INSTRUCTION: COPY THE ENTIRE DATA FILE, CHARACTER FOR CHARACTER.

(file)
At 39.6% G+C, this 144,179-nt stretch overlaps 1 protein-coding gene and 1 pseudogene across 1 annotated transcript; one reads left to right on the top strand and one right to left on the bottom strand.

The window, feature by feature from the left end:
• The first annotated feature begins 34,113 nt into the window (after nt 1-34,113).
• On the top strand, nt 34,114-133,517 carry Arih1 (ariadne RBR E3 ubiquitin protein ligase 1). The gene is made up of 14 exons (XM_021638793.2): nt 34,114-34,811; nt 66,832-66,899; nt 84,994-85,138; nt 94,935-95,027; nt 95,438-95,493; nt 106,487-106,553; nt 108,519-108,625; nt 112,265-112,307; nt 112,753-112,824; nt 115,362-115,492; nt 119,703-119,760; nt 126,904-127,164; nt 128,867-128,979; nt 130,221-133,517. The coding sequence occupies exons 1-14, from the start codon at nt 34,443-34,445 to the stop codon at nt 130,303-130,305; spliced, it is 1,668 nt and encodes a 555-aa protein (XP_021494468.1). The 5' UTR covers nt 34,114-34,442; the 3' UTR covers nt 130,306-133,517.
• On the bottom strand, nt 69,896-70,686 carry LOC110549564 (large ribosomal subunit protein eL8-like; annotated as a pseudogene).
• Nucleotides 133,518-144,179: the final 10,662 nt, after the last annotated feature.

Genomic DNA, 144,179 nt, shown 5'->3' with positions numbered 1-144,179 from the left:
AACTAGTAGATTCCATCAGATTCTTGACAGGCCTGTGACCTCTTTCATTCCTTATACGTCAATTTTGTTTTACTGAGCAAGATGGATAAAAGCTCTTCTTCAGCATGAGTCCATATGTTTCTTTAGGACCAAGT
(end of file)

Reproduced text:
At 39.6% G+C, this 144,179-nt stretch overlaps 1 protein-coding gene and 1 pseudogene across 1 annotated transcript; one reads left to right on the top strand and one right to left on the bottom strand.

The window, feature by feature from the left end:
• The first annotated feature begins 34,113 nt into the window (after nt 1-34,113).
• On the top strand, nt 34,114-133,517 carry Arih1 (ariadne RBR E3 ubiquitin protein ligase 1). The gene is made up of 14 exons (XM_021638793.2): nt 34,114-34,811; nt 66,832-66,899; nt 84,994-85,138; nt 94,935-95,027; nt 95,438-95,493; nt 106,487-106,553; nt 108,519-108,625; nt 112,265-112,307; nt 112,753-112,824; nt 115,362-115,492; nt 119,703-119,760; nt 126,904-127,164; nt 128,867-128,979; nt 130,221-133,517. The coding sequence occupies exons 1-14, from the start codon at nt 34,443-34,445 to the stop codon at nt 130,303-130,305; spliced, it is 1,668 nt and encodes a 555-aa protein (XP_021494468.1). The 5' UTR covers nt 34,114-34,442; the 3' UTR covers nt 130,306-133,517.
• On the bottom strand, nt 69,896-70,686 carry LOC110549564 (large ribosomal subunit protein eL8-like; annotated as a pseudogene).
• Nucleotides 133,518-144,179: the final 10,662 nt, after the last annotated feature.

Genomic DNA, 144,179 nt, shown 5'->3' with positions numbered 1-144,179 from the left:
AACTAGTAGATTCCATCAGATTCTTGACAGGCCTGTGACCTCTTTCATTCCTTATACGTCAATTTTGTTTTACTGAGCAAGATGGATAAAAGCTCTTCTTCAGCATGAGTCCATATGTTTCTTTAGGACCAAGT